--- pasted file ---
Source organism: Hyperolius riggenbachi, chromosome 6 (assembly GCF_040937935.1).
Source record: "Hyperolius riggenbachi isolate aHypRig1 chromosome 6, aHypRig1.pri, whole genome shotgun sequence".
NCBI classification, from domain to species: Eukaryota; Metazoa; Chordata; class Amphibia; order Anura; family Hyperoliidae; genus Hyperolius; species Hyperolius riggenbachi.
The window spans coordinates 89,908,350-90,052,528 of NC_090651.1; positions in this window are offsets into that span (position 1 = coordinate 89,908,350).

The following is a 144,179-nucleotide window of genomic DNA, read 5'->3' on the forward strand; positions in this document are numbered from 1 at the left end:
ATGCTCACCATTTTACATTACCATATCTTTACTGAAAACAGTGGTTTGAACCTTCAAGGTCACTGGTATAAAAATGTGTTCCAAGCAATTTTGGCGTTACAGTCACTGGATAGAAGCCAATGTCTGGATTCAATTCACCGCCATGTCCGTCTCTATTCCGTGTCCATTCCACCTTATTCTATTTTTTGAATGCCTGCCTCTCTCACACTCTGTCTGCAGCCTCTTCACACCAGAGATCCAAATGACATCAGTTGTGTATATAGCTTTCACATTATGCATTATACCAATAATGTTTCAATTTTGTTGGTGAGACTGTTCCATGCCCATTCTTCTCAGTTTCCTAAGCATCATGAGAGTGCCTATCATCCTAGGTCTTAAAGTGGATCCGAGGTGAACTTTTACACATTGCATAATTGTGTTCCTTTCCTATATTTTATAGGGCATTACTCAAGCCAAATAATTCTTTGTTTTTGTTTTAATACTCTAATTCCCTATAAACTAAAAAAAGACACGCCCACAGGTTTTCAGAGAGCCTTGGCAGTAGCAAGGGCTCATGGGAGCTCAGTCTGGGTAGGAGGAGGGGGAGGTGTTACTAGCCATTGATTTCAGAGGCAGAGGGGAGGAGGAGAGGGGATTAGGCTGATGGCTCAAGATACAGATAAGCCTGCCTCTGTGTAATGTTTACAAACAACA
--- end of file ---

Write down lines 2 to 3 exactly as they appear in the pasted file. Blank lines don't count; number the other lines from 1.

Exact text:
Source record: "Hyperolius riggenbachi isolate aHypRig1 chromosome 6, aHypRig1.pri, whole genome shotgun sequence".
NCBI classification, from domain to species: Eukaryota; Metazoa; Chordata; class Amphibia; order Anura; family Hyperoliidae; genus Hyperolius; species Hyperolius riggenbachi.